Monday, September 19, 2011

Where is Everlon?

Where is Everlon?

Here we are in the fall season 2011 and it occurs to me that just two years ago De Beers introduced its Everlon program of knot designs. Now, not a word about it, or at least that I can detect.  It falls right into the pattern of other so-called beacon programs that De Beers has run over the last number of years. 

In this case, as we saw, De Beers went much further, suing various companies for copyright infringement - suits they eventually had to drop, as the concept was old as the hills.  The industry, with Everlon just as with other programs in the past, simply came along for the ride, with De Beers and it's participating sight holders and retailers paying the fare. 

Now, once again, De Beers has developed a program, Forevermark, with some enhancements intended to make the "coming along for the ride" a lot more difficult.  The underlying motivation remains the same, build added value for the channel, thereby maximizing De Beers profits and pricing power.

The enhancements are, in a way, old hat.  Inscribe the table with logo and ID, much as was done with the long-defunct Millennium Diamond campaign; establish strong provenance and non-conflict credentials; and then tell that story.  De Beers tested and ran the concept in very fertile ground, the Asian market, and has now brought it to the US in supposedly refined condition.  While these are attributes that are not easily knocked off, long term success in converting those attributes into premium pricing remains a very tall order.  Perhaps we will write about successes or failures later on, though my guess is that this effort will go the way of other beacons.

But never mind.  It would be nice to see a successful campaign that benefits the industry, but the question is "why so extensive an effort?".  De Beers is, after all, a mining company that continues to expend marketing dollars at a scale way above its competitors, though not quite at the same level as when it was a monopoly.

All of this comes to mind in reading about the signing, after years of negotiations, of an agreement between De Beers and Botswana for the continuation of De Beers' marketing of Botswana diamonds, the single most important asset in De Beers' mining operations.  De Beers will be moving all sorting functions to Gaberone, among other concessions.  But it was a move that De Beers had to make, probably with few other options.  Botswana has steadily put De Beers into a tighter and tighter hold, as it works to take fuller control its own fate.  Botswana will now have a larger share of the mines' output to market on its own, for one thing.  This is a marriage of necessity, not love, as both sides hold essentially competing interests.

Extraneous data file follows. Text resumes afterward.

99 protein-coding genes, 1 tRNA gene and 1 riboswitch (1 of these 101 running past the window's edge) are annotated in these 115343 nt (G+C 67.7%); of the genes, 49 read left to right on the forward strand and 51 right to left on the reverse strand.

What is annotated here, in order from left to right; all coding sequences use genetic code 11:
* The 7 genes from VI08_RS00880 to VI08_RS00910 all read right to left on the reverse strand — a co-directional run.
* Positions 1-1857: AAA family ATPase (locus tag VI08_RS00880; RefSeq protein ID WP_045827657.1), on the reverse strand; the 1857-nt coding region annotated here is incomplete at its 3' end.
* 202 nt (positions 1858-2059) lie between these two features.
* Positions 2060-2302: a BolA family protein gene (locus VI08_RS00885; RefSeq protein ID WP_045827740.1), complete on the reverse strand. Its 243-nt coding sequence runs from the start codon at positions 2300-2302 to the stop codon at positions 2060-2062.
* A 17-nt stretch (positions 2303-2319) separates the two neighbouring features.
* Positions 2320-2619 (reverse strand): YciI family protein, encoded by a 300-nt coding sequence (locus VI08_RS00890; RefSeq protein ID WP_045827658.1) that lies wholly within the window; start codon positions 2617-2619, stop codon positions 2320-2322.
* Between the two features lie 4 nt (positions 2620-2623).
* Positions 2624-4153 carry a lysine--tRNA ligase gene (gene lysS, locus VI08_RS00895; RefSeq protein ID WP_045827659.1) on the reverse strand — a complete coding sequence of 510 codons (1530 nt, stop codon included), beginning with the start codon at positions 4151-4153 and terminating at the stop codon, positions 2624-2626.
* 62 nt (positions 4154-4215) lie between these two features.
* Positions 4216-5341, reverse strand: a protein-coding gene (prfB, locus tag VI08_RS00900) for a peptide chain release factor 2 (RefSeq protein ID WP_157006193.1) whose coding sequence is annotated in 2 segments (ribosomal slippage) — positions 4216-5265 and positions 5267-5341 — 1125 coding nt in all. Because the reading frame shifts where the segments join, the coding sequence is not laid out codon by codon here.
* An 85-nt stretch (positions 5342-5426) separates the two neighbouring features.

Both parties know that the days of glory are passing.  The mines will decline in output; the prospect of new, major mines is slim; and making the most of what is left is important.  De Beers is gambling that there will be a future in Botswana for running a first rate sorting and distribution center.  Botswana hopes to see the establishment of a well-trained cadre that will turn Gabarone into a world center for the industry.  We may have doubts, but they seem to have little choice but to take that path.

In the meantime, De Beers has been squeezed.  Probably 80% of profits now go to Botswana (in addition to being a 50-50 partner with De Beers on the mines, it is part owner of De Beers and taxes exports).  So De Beers now needs to find other ways to grow profits, and Forevermark, run by them and paid for by them and its sightholders and retailer associations, stands as an independent channel for generating additional profits.

In concept, that seems logical.  In practice, as I see it, the results will not justify the effort.

1 comment:

  1. This was so interesting, Ben, thanks. I think that there is another reason why De Beers has no choice but to remain tightly bound to Botswana: it is a huge source of non-conflict diamonds in Africa. And it's not an easy source to replicate, as events in Zimbabwe remind us. One of the key promises of Forevermark diamonds is their spotless origin--and Botswana embodies that. It's a selling point that Kimberley Process-certified diamonds cannot guarantee. May not matter to everyone, but in the features and benefits column, it's a nice check mark.